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Friday, 7 April, 2000, 17:00 GMT 18:00 UK
Shakespeare's will - as penned by him
b and w plane pic
A record of the 1943 Dambusters operation still exists
Items related to some of Britain's most notorious and celebrated historical characters are to go on public display.

Artefacts at the Public Record Office in Kew, London, span more than 1,000 years and include the Magna Carta, Shakespeare's will and a signed confession from gunpowder plot ringleader Guy Fawkes.

The valuable British treasures have been cherry picked from 95 miles of document shelving at the PRO.

Some of the documents provide simple insights into a particular era, while others record great or tragic moments in history.

Historical evidence
Magna Carta
Robin Hood's wage account
Shakespeare's will
Guy Fawkes' confession
Trial record of Charles I
Bligh's account of the mutiny on the Bounty
Letter from Jack the Ripper
SOS from the Titanic
Edward VIII's letter of Abdication
'Dambusters' operations record

The final frantic telegram sent by wireless operator Jack Phillips on 14 April 1912, as the Titanic began to sink on its maiden voyage across the Atlantic, reads: "We are sinking fast - passengers being put into boats".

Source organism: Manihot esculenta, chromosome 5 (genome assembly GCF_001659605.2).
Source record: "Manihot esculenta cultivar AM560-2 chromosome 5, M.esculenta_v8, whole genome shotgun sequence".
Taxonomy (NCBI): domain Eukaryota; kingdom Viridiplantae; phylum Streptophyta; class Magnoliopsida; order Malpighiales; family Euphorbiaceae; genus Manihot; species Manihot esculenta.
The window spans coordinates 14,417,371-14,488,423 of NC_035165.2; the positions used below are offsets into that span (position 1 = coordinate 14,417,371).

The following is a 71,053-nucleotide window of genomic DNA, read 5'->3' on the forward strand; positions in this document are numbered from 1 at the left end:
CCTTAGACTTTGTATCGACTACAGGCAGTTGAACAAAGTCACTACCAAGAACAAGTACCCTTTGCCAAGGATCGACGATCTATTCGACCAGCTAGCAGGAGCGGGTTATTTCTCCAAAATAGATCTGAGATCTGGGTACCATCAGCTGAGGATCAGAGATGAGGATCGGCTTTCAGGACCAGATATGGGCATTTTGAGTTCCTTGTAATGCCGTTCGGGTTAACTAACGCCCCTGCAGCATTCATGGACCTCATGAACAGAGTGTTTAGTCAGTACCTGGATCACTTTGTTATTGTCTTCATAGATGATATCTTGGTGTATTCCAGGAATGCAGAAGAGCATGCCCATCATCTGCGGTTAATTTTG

Shakespeare's will contains what is believed to be one of only three examples of the Bard's handwriting.

As was the common practice of the time, he left the bulk of his estate to his elder daughter, Susannah Hall. To wife Anne Hathaway he bequeathed his 'second best' bed.

Highwayman Dick Turpin, well known for his looting escapades around the country, received his own just rewards in 1739.

The exhibition shows a written indictment of John Palmer, alias Richard Turpin, who was charged with horse stealing and hanged at York.

writing on will
A rare copy of William Shakespeare's signature
Even more chilling is a letter and postcard forwarded to Scotland Yard in 1888, which is believed to have been written by the notorious Jack the Ripper.

The murder of six prostitutes, carrying the hallmarks of the Ripper, remains one of the unsolved mysteries of the 19th century.

Some of the items are so fragile that they will only be on display for the first two months of the exhibition, which opens on 12 April.

The exhibition also marks the opening of the new Education and Visitor Centre, which will enable the PRO to stage a number of rotating exhibitions, displaying a fascinating range of material from its vast collection.

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